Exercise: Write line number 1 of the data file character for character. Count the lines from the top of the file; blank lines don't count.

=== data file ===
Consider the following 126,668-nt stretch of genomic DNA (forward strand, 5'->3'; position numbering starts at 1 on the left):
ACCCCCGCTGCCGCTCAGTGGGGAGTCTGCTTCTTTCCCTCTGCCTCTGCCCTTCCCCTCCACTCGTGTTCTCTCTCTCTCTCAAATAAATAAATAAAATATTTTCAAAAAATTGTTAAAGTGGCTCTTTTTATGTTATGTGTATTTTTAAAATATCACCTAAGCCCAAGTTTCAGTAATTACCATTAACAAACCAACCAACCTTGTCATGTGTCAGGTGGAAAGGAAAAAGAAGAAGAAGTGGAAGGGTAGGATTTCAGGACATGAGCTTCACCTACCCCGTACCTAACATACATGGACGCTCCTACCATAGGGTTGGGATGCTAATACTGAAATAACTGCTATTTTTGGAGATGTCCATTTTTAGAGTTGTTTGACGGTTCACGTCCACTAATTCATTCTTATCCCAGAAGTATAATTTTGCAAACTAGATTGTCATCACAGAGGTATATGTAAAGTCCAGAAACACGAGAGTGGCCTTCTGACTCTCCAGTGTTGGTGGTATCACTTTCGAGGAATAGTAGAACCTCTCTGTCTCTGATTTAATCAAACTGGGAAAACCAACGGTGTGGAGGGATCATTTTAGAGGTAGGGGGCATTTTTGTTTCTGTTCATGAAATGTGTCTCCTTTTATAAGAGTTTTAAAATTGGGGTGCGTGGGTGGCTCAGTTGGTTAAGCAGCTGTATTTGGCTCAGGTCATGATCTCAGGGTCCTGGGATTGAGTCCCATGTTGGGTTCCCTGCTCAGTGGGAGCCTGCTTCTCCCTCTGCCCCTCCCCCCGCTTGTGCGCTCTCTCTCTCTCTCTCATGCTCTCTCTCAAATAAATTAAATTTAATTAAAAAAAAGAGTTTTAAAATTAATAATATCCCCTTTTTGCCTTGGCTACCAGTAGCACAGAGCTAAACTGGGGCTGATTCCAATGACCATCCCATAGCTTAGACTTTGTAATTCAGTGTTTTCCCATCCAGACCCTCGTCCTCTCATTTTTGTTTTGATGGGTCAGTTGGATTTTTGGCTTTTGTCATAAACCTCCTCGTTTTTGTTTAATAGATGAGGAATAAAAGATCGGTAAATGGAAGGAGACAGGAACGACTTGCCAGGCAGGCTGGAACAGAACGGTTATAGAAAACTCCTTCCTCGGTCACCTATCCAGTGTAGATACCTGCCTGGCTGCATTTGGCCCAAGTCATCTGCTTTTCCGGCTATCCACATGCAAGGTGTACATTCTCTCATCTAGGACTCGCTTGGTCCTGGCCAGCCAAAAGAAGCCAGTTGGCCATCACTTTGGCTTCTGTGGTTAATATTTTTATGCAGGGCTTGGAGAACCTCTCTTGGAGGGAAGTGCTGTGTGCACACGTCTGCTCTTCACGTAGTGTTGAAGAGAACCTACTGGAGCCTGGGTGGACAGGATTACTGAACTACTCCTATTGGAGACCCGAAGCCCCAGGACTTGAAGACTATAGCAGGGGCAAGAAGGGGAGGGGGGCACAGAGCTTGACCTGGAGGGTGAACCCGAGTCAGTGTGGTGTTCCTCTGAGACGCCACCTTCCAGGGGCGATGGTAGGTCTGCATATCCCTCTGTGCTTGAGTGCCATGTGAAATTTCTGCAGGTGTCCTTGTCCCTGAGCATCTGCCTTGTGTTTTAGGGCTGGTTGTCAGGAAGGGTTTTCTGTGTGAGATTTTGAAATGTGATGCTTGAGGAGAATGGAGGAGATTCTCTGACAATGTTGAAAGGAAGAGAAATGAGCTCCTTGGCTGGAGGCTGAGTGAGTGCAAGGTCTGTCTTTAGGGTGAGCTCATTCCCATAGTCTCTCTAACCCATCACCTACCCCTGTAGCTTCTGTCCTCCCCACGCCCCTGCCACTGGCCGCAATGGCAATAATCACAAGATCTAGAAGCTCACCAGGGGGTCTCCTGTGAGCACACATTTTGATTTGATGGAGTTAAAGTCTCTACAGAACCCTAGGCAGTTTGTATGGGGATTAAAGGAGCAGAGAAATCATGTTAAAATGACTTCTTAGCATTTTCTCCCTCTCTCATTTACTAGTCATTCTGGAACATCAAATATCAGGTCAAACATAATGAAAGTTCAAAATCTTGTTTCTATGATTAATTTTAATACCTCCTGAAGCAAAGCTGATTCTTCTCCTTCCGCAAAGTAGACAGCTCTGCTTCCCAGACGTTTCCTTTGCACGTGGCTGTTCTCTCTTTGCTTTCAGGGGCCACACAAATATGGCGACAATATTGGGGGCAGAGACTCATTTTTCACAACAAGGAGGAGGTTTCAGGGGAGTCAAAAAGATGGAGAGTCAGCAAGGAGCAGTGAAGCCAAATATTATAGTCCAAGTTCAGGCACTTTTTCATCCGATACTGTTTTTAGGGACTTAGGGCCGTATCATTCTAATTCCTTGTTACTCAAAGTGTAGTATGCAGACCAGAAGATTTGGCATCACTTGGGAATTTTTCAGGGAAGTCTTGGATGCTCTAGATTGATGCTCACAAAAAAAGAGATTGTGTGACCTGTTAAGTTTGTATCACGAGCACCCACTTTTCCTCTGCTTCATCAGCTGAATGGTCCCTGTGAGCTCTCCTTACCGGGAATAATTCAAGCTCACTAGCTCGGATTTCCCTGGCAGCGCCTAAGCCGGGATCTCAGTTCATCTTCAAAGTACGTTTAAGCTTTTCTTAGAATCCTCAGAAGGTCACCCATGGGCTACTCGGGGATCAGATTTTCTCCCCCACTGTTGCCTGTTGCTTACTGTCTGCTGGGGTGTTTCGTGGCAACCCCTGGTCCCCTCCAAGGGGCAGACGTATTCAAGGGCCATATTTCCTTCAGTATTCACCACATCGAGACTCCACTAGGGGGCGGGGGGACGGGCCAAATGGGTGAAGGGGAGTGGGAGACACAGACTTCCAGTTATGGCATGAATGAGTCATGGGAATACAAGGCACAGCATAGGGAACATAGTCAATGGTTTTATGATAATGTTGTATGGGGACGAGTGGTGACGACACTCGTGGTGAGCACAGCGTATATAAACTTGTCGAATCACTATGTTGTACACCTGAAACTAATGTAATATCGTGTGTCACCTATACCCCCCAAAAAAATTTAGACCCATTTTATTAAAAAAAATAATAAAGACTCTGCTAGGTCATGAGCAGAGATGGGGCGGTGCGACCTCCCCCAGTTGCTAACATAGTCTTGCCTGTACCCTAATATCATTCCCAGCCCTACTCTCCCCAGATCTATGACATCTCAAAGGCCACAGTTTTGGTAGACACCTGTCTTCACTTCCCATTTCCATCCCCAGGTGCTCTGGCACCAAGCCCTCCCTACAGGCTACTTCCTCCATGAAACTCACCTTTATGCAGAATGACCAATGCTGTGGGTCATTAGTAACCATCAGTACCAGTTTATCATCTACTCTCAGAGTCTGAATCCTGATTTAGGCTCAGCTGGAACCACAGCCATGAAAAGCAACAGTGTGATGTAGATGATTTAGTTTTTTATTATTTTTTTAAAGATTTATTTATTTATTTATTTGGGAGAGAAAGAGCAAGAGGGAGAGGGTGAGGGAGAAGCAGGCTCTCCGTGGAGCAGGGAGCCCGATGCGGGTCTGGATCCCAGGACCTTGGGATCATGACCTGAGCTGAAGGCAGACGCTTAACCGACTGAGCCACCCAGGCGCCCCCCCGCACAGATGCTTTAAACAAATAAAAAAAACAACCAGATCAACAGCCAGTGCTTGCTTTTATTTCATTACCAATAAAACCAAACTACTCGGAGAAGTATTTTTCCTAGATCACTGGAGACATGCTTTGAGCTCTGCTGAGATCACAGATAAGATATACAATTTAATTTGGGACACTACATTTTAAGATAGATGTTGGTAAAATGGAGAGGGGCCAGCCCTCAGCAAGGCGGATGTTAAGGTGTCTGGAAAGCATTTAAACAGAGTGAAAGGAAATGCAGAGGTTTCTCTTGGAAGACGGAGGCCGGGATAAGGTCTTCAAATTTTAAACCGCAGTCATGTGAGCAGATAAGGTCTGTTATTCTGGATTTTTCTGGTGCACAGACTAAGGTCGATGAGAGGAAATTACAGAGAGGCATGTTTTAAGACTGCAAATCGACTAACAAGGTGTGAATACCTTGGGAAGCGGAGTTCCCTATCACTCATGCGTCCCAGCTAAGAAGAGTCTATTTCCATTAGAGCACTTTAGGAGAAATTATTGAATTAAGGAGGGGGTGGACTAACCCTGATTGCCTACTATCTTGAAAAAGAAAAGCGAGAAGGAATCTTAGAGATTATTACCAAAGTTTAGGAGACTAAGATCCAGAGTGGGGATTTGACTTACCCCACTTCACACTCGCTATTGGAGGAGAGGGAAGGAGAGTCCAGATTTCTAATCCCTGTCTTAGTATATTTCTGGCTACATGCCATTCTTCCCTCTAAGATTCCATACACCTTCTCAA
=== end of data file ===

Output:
Consider the following 126,668-nt stretch of genomic DNA (forward strand, 5'->3'; position numbering starts at 1 on the left):